The Dream Crusher

The gravity of my words and their effect on her hopeful little heart hit me like a ton of bricks.  I’d been in a hurry, annoyed at her stalling tactics, and distracted by the many tasks of the day.

But still.  I should not have gone for the below-the-belt strike.  But I did it without thinking, an off-shoot of living in the Land of Boring-Realistic-Adult-Responsibilites.  I often forget that she inhabits the World of a Dreamy Eight-Year-Old.

Today’s battle ensued over having to forego gymnastics for a few months, in favor of her other after-school activities, one of them being dance classes.  Now, without boring you to complete tears with the minutiae of our typical middle-class, first world problems, I can assure you that I have done my best to keep her in the activities she likes, when possible.
 
But when the schedule gets too crazy, something has to give.  In this case, it’s gymnastics, because we’ve already paid for dance.  I’m just practical like that.

The argument barreled along like a snow ball picking up stray sticks on its way down the mountain.  Each jab we took at each other became pricklier than the last.

“It’s not going to kill you to take a couple months off from gymnastics!”  said I.

“Yes, it will!  When I come back, everyone will be better than I am!”  complained she.

“Not true, new people join the class all the time.  And you’re only eight and just doing this for fun, anyways,” said I.

“Waahh!  It's not fair!  I'm going to miss it too much!  My friends are going to move on, and I won’t!”  sobbed she.

And then here’s where it happened.

The Giant Dream Crush of 2013.

“Daughter, it’s not like you’re going to be a professional gymnast when you grow up, this is not going to matter in the long road, honey.”

Shocked silence.  Then, explosions of wailing and sobbing, followed by sniffling and more stony silence.

“Daughter?  Are you OK?  I’m sorry, I’m not trying to be harsh, but the reality of the situation is that if you were going to be in the Olympics or something, you’d already be at a much higher level than you are now, sweetie.  But none of that matters, because you have fun, you love doing it, and it’s great exercise!”

“Daughter?  Daughter?  Are you there?”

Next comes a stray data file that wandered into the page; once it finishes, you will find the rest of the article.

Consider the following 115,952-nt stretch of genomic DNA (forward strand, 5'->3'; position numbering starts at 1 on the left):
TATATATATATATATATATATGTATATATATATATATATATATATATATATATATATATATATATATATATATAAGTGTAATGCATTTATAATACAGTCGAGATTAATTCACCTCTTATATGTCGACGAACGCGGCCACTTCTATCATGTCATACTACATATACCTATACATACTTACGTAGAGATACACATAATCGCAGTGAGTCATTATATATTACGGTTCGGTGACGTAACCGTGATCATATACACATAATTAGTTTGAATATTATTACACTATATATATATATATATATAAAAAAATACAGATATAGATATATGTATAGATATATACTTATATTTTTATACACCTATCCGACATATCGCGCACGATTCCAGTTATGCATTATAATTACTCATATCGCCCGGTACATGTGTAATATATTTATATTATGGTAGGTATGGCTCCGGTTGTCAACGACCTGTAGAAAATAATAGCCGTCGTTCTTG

“YOU-U-U-U CRU-U-USHED MY DRE-E-E-EAM!!!!!” she screamed at the back of my head as I attempted to back out of the driveway without hitting anything.  Because we were late to dance, you know.

Shit, shit, double shit.

She was silent the rest of the drive, and she slammed the door with never-before-seen gusto as I let her out at the dance studio.

I spent the hour and a half dance class thinking about what I’d said, and how cruel it must have sounded.  How hard it must have been to hear.  Not that it wasn’t true, but really, who am I to say what she will or will not, can or cannot accomplish?

She came out of dance class slightly less scowl-y, and I spent half the ride home gathering up my nerve to try and make this right.

“Daughter, I want you to know that I made a mistake earlier when I said you weren’t going to be a gymnast.  Adults make mistakes, too, and I’m coming from the perspective of Practical-Pay-the-Bills Adult World.  Don’t listen to me.  Prove me wrong.  If you have a passion in your heart for gymnastics, then you follow it and don’t look back.  You can be anything you want to be, baby.”

I caught her expression in the rear-view mirror, and her eyebrows were knit together in thought.

“It’s OK, Mom, don’t worry.  I have lots of dreams.  If gymnastics doesn’t work out, then I’m just going to be a singer like Katy Perry.”

“Oh, Lord,” I thought as I bit my lip.

But I simply smiled and nodded my head in agreement, adding that a college degree never hurt anyone, either.

For today, the world is her oyster.

My little Firework.

And it’s my job to let her colors burst, right?

Comments

  1. I have so been there. It's devastating when we snap before we stop ourselves!

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    Replies
    1. So true, but the silver lining is that I think we can teach our kids a great life lesson by showing them how to apologize and make something right when they mess up.

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  2. You may have wiped out, but you recovered and handled it with grace. xoxo

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    1. Aw, thanks. It happens to the best of us.

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  3. I giggled a little bit at the "I’m just going to be a singer like Katy Perry" line. Your daughter is awesome.

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    1. She is quite a character...ha, ha! :) Thanks for reading, especially when I didn't make it to YW.

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  4. Being a mom is so hard! I feel like I say stupid stuff all the time. Sounds like you made a great save.
    Sandy

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  5. I was writing about something very similar. For my son, it was his running, him saying that he thinks on his next time trial, he'll shave off another two minutes. And I said well, maybe not, you've improved but maybe you won't be that much faster every time. I just meant it in the realistic way of he's 8 and got down to a 26 min 5K- which I think is awesome, but it might get harder to get even faster. I'm a dream crusher, too.

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